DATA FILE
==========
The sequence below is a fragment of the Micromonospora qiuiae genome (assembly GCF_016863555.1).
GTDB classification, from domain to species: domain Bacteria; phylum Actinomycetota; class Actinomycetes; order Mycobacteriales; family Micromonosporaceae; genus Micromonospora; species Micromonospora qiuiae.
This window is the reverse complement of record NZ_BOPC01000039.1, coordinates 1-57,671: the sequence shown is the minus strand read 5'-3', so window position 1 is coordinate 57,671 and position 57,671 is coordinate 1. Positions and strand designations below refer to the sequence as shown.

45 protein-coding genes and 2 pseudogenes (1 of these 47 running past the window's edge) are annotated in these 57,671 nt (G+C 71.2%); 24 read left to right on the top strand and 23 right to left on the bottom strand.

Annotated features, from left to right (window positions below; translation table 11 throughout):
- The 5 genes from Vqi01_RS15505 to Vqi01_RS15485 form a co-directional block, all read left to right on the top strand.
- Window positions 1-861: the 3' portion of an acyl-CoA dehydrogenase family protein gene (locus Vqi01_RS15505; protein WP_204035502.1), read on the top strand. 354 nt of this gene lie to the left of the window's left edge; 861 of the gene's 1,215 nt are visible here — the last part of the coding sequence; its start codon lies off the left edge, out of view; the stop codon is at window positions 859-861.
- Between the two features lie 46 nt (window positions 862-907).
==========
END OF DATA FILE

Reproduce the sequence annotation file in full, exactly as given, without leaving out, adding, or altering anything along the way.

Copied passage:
The sequence below is a fragment of the Micromonospora qiuiae genome (assembly GCF_016863555.1).
GTDB classification, from domain to species: domain Bacteria; phylum Actinomycetota; class Actinomycetes; order Mycobacteriales; family Micromonosporaceae; genus Micromonospora; species Micromonospora qiuiae.
This window is the reverse complement of record NZ_BOPC01000039.1, coordinates 1-57,671: the sequence shown is the minus strand read 5'-3', so window position 1 is coordinate 57,671 and position 57,671 is coordinate 1. Positions and strand designations below refer to the sequence as shown.

45 protein-coding genes and 2 pseudogenes (1 of these 47 running past the window's edge) are annotated in these 57,671 nt (G+C 71.2%); 24 read left to right on the top strand and 23 right to left on the bottom strand.

Annotated features, from left to right (window positions below; translation table 11 throughout):
- The 5 genes from Vqi01_RS15505 to Vqi01_RS15485 form a co-directional block, all read left to right on the top strand.
- Window positions 1-861: the 3' portion of an acyl-CoA dehydrogenase family protein gene (locus Vqi01_RS15505; protein WP_204035502.1), read on the top strand. 354 nt of this gene lie to the left of the window's left edge; 861 of the gene's 1,215 nt are visible here — the last part of the coding sequence; its start codon lies off the left edge, out of view; the stop codon is at window positions 859-861.
- Between the two features lie 46 nt (window positions 862-907).